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Nobody knows he’s a dog, except the audience

“The theater world is a subculture,” says William Wolf, technical director and scene designer for The Colonial Players.

This month, TCP, which Wolf and his artistic director wife Sharon helped found in 1984, takes a look at another subculture by way of “Nobody Knows I’m a Dog,” a two-act comedy and the debut of playwright and Parkside Theater Group thespian Alan David Perkins.

Inspired by a New Yorker magazine cartoon depicting a dog surfing the ’Net on his master’s computer with the caption “On the Internet, nobody knows you’re a dog,” the story explores the lives of six dysfunctional hackers. The comedy is set simultaneously at six home desks where its subjects have retreated from a world that seems to hold no place for their idiosyncratic personalities. The edges of each character’s stage, bedroom or home office blurs into the next, as eventually do the defensive strategies of each into one lonely subterfuge.

Hiding behind his proprietary screen name, “The Cheese” (Peter Bohlman) scoffs at the stupidity of members of his newsgroup as his at-home marriage erodes. He coaxes the insecure and self-effacing Cutiepie (Caroline Bonacci) — whose looks do everything except live up to her screen name — into a date. Sixteen-year-old Plato (Jason Zwick) communicates in a series of famous quotes drawn from a book in an effort to hide not only his youth, but the fact that he can’t even get along with people his own age. Nadine (Lin Cirelli) is the archetypical bored American housewife who attempts, ironically, to strike up a romance (complete with cyber sex) with Plato.

Horndog (Alain LaForest) is to eternal stud-ness what Nadine is to bored housewifery. He attempts to woo Phyllis (Joel Silverman) who is no woman at all, but a 30-year-old man frustrated by the lack of attention he gets online.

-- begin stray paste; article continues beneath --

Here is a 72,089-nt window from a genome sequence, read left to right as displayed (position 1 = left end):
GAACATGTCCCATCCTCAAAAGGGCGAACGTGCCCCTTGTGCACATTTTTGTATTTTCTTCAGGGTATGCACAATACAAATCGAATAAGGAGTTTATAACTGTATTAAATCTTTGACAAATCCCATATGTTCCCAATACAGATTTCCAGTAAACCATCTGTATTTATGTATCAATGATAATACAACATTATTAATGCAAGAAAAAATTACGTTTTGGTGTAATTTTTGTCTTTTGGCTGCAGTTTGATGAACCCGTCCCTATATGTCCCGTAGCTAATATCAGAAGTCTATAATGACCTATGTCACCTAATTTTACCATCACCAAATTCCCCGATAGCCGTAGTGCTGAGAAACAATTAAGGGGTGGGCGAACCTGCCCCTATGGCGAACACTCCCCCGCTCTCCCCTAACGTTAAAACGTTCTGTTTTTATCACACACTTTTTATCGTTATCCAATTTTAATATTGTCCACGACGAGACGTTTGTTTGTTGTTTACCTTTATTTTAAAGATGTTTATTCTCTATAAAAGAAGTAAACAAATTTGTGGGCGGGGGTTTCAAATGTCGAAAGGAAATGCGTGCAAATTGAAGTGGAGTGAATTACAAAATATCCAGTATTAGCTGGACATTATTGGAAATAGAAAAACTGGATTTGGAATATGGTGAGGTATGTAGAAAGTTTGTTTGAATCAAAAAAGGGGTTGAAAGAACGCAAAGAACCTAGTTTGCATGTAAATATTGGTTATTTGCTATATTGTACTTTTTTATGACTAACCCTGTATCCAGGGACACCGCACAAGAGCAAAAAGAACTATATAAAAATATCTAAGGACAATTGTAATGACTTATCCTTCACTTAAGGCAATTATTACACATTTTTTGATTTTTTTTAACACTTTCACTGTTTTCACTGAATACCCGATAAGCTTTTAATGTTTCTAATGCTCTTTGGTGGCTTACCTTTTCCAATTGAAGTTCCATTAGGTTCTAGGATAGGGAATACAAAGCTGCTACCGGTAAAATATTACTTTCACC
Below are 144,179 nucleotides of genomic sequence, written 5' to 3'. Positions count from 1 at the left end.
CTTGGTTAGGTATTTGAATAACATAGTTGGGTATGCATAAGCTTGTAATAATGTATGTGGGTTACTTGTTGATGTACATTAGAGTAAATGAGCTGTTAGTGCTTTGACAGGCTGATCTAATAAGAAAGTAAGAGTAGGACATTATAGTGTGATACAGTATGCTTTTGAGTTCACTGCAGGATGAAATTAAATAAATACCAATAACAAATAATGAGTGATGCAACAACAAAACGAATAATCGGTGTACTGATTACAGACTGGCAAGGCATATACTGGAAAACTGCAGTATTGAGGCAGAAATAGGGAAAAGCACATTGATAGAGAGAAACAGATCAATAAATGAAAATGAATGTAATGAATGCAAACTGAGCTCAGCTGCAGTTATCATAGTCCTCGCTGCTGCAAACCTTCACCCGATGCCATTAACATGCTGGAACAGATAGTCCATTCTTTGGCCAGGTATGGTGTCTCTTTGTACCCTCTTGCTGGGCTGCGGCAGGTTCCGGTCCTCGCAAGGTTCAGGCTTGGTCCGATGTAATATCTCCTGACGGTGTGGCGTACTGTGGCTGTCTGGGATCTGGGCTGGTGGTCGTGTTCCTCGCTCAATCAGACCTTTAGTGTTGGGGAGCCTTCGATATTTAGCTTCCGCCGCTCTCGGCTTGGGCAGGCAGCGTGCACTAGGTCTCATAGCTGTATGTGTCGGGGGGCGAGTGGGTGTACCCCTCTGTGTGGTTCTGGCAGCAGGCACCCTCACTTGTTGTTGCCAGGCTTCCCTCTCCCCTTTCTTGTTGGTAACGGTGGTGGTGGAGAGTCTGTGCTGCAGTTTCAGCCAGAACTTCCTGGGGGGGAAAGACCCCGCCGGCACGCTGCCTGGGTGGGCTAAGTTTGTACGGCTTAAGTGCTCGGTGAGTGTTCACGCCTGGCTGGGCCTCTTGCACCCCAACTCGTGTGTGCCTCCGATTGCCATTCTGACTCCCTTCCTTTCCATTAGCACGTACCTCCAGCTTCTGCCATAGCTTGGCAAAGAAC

Through a series of chat room and private e-mail confrontations, each character is eventually revealed in truth to the group, and to himself or herself. A surprise infiltrator and grand impostor even surfaces in the end.

“Nobody Knows I’m a Dog” is thoroughly enjoyable. It has several things working for it: an able cast, streamlined dialogue that provides the action and tension needed by a play with no onstage movement, and good direction.

Starr, a veteran Colonial Players director, has coached a talented ensemble in the conversational delivery of rapid-fire dialogue. Her believable actors transport the audience through a maze of frustrated hopes and epiphanies.

Alan David Perkins has taken an honest and even optimistic look at the faceless intimacy forged from behind glowing computer screens across the country. His use of humor helps him avoid a maudlin view of society’s outcast and lonely.

Remaining performances of “Nobody Knows I’m a Dog” are at 8 p.m. Friday and Saturday Oct. 26 and 27 at the Hollis Woods Community Church, 82nd Avenue and Bell Boulevard. For tickets call 718-740-9400 or online at — that is if you can pull yourself away from the chat room for a few minutes!

Reach Qguide writer John Thomas by e-mail at or call 229-0300, Ext. 139.

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